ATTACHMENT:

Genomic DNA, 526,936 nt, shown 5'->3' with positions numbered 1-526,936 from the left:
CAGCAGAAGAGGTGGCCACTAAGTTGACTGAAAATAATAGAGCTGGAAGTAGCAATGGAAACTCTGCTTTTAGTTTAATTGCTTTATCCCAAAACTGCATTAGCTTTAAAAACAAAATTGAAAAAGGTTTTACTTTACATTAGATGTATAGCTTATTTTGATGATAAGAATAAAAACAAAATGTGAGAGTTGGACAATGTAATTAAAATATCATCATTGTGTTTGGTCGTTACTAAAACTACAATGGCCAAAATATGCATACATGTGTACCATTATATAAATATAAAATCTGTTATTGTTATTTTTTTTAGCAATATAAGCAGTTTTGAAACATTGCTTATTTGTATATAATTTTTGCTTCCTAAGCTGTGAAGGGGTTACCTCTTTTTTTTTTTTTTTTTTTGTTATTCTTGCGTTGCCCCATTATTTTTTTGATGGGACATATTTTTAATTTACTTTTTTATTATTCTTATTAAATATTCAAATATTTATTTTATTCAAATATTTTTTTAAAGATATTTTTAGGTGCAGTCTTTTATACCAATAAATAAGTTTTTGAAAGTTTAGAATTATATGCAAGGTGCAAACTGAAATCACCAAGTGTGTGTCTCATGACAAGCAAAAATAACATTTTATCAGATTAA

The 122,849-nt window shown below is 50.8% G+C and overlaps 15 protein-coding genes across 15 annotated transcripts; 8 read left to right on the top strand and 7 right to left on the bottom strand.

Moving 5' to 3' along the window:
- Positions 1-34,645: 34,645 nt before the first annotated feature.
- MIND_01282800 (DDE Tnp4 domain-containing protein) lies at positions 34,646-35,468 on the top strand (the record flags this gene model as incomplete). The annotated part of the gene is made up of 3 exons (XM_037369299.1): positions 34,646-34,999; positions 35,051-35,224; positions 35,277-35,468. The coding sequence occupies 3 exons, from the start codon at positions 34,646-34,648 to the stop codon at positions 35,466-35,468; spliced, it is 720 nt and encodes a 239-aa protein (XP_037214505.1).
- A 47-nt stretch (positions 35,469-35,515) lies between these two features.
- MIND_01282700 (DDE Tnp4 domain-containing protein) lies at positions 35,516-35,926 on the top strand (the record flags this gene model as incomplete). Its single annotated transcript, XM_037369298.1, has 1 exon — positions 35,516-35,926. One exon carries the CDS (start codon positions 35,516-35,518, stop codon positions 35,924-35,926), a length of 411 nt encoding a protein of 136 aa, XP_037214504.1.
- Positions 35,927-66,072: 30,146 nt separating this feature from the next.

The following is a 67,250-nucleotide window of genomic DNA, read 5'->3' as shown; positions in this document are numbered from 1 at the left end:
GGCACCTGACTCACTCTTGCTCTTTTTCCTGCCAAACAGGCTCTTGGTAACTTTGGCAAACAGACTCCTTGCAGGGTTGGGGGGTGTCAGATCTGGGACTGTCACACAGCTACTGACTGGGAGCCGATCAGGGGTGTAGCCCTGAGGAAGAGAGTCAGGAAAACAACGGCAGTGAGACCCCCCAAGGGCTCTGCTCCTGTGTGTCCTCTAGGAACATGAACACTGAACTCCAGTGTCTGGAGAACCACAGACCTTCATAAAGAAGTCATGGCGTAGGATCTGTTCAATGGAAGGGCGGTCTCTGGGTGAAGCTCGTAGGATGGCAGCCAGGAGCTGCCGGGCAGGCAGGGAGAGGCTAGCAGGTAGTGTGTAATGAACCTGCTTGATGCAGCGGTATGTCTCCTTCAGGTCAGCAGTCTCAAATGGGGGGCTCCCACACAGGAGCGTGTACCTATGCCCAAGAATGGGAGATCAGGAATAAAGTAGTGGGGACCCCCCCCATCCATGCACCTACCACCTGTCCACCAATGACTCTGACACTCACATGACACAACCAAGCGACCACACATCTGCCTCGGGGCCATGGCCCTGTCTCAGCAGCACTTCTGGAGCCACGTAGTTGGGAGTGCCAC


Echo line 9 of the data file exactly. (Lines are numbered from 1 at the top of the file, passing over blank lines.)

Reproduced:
- Positions 35,927-66,072: 30,146 nt separating this feature from the next.